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Any pointers for new waterers?

Douglas

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I am installing a well and a couple waterers this spring. If the well comes in with a lot of water I might also try some small irrigation areas for creep grazing. I have only 30 cows
I know I should find a spot with good drainage and stay away from feeding areas.
What about shade? What are your favorite brands of waterers? Anything else I should know?
 

ROB

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frost proof concrete tanks or scraper tire tanks are my favorite.

ROB
 

Douglas

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I am getting a small grant that pays 75% or so of the cost as part of a SWC contract, so i not really look for the cheapest alternatives. We also don't have much problem with freezing here.
 

ROB

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im not as interested in the cost as i am the longevity - concrete tanks or scraper tire tanks are both pretty indestructable, and rust-proof. also, the scraper tires are large enough you can water a lot of animals. with either, it's easy to install an overflow with a drain pipe to a location away from the tank. this helps to keep the mess down when the float valve fails. if it happens to get cold enough to freeze- the overflow also keeps the tank operational. besides that, scraper tires keeps the cows moral up. every time they go up to get a drink they're reminded that it's a Good Year. ;-)

ROB
 

Jogeephus

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A year or so ago someone put some pictures on the board about how to make troughs out of tires. It was really ingenious. Don't remember who did it but it is worth hunting for if you are interested. Don't know if this is what you are calling a scraper or not.
 

Howdyjabo

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Soil and Water around here have specific specifications that have to be met. Double check what options are really available to you.
 

SRBeef

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I won't get to efusive here but I am a strong believer in these Petersen Concrete waterers.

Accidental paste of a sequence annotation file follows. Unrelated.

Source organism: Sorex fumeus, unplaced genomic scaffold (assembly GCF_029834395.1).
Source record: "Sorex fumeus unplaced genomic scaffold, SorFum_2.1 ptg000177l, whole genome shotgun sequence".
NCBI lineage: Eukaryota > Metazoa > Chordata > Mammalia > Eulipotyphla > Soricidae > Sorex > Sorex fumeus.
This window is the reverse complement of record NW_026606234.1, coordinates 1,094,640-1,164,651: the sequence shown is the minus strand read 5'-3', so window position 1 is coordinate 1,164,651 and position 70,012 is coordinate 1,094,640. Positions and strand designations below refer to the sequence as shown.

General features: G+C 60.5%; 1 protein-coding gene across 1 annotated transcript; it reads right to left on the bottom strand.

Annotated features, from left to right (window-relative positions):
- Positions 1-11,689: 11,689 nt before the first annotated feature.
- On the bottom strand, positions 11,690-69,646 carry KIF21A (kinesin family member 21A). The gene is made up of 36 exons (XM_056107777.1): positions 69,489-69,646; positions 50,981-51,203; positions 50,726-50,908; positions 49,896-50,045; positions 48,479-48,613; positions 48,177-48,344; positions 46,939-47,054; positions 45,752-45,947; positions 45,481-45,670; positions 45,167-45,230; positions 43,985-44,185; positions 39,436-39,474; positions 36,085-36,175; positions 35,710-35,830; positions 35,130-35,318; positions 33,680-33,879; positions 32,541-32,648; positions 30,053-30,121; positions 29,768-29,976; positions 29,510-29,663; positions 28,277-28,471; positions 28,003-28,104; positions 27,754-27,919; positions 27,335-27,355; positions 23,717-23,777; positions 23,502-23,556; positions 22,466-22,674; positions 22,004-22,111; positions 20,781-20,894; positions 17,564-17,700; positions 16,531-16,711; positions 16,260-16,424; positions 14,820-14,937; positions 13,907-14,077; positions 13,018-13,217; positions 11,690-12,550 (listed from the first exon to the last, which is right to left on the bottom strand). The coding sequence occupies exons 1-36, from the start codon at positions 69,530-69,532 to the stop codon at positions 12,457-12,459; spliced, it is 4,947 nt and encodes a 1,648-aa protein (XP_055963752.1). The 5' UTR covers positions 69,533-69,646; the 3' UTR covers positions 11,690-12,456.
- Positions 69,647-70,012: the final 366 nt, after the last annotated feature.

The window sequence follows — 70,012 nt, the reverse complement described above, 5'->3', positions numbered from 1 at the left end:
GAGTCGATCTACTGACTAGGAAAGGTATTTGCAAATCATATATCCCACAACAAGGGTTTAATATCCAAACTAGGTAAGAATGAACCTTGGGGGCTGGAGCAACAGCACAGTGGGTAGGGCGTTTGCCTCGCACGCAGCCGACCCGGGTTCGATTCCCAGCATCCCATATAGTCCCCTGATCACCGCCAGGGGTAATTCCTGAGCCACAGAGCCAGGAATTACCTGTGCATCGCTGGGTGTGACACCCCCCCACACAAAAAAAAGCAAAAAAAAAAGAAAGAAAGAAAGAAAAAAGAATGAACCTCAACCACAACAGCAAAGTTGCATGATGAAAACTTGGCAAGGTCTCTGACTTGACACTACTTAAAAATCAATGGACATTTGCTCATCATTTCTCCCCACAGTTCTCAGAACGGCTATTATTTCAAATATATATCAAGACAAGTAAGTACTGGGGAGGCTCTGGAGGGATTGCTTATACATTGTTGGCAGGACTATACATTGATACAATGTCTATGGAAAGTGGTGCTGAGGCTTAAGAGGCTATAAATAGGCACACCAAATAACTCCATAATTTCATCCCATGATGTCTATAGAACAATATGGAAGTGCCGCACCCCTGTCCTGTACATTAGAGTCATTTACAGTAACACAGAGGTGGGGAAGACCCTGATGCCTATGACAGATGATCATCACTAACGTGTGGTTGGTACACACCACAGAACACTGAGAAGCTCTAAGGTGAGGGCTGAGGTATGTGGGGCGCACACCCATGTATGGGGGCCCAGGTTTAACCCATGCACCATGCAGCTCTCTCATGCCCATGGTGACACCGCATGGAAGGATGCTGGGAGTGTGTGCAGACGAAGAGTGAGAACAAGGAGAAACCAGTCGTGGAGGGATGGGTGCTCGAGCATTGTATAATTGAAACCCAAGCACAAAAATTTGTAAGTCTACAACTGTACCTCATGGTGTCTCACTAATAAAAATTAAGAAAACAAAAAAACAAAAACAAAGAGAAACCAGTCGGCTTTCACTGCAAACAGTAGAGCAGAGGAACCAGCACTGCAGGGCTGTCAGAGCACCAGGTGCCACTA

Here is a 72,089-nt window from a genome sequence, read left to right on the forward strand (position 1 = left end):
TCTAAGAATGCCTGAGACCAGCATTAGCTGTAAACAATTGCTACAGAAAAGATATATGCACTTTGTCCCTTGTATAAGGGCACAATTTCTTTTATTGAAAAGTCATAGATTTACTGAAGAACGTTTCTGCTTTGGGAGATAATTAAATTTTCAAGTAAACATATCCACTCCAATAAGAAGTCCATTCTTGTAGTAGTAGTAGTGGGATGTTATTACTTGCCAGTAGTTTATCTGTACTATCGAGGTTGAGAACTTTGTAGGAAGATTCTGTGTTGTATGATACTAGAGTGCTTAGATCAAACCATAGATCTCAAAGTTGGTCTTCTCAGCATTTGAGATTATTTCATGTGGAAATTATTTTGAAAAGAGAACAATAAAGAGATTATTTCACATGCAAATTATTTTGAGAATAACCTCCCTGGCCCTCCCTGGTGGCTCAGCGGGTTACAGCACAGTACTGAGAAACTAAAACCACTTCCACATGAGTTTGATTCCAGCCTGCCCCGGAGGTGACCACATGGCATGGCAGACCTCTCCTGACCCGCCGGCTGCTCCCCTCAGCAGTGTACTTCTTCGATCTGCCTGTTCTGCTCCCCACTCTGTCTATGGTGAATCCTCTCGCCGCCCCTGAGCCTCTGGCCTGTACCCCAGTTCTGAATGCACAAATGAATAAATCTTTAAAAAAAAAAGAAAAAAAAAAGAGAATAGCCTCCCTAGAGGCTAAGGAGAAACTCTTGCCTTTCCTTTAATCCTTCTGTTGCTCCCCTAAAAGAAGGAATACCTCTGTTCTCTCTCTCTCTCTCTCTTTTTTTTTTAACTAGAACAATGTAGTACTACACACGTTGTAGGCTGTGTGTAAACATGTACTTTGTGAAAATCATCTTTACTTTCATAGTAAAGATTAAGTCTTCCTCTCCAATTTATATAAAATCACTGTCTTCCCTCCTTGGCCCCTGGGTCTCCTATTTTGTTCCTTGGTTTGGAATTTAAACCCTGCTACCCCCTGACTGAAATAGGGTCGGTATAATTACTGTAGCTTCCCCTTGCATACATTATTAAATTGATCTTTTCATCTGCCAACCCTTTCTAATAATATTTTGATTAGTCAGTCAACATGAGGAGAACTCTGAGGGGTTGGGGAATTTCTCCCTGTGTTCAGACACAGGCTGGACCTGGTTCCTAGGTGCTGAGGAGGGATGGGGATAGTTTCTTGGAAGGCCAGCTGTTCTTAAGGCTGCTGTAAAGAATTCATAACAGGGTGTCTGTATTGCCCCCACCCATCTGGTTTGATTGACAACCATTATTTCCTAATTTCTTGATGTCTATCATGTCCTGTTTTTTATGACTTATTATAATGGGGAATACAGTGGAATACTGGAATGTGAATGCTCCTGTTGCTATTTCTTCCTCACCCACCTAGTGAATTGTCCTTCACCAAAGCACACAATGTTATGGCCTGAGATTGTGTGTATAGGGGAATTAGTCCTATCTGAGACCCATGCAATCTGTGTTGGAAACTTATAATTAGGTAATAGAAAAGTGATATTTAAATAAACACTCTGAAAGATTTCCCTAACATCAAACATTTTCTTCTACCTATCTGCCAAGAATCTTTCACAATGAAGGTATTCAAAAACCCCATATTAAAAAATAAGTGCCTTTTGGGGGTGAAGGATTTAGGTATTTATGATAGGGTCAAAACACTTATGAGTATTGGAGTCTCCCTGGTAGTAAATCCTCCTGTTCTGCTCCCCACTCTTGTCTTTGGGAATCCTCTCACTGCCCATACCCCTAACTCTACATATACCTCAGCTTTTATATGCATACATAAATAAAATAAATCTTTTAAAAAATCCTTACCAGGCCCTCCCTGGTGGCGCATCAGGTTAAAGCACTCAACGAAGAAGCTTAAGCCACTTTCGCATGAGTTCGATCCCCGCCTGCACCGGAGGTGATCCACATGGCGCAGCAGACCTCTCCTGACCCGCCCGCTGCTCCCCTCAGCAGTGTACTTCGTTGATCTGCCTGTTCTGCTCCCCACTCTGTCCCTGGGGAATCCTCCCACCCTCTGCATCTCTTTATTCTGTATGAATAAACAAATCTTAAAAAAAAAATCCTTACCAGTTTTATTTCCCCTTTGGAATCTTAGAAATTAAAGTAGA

http://petersenwaterers.com/secure-petersenwaterers/Scripts/prodView.asp?idproduct=422

I use the 34C on about the same number of head. It was 28 degrees below zero here last week and did not have a problem. I know you are not that concerned about freezing in your location but I understand they have a non electric drip type for southern areas. And you can buy them for less than shown including freight.

They are near indestrucible. Even in the south however, install it exactly as they show on their website with maybe a 4" high step around the base 12" out.

This is one product I have purchased that every time I look at it I feel better - not worse as I do looking at many other things I bought around the farm over the years. FWIW. No I don't sell them, I just saw one at a farm show a few years ago. I like stuff that works better than expected.

Whatever bran or type you install pour a concrete pad around it right after water is run up the culvert. Suggestion: Also run a #10-3 underground type electric wire in the trench with the pipe even if you don't plan on using anything electric right now.

I would not worry about shade - you don't want them lounging there or it will be a manure pile, a wet manure pile! You want them to get a drink and get out. They will usually drink in the cooler parts of the day anyway as I see it. Pick a central location which will have access or lanes to each of your grazing areas.
 

KMacGinley

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I put in a cobett waterer this fall and I love it. can water 250 head with it and never froze during the 20 below weather last week. I would endorse it enthusiastically. :) Also no concrete around it, just stone.
 

msscamp

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Douglas":qu9drrjs said:
I am installing a well and a couple waterers this spring. If the well comes in with a lot of water I might also try some small irrigation areas for creep grazing. I have only 30 cows
I know I should find a spot with good drainage and stay away from feeding areas.
What about shade? What are your favorite brands of waterers? Anything else I should know?

I would suggest you consider installing your new waterers on a concrete slab with a 6-8" bed of gravel in the middle of the slab, and directly underneath the waterer. Sure helps keep the cattle from tromping out the ground around the tank, as well as with the overflow in case of a stuck/faulty float valve.
 
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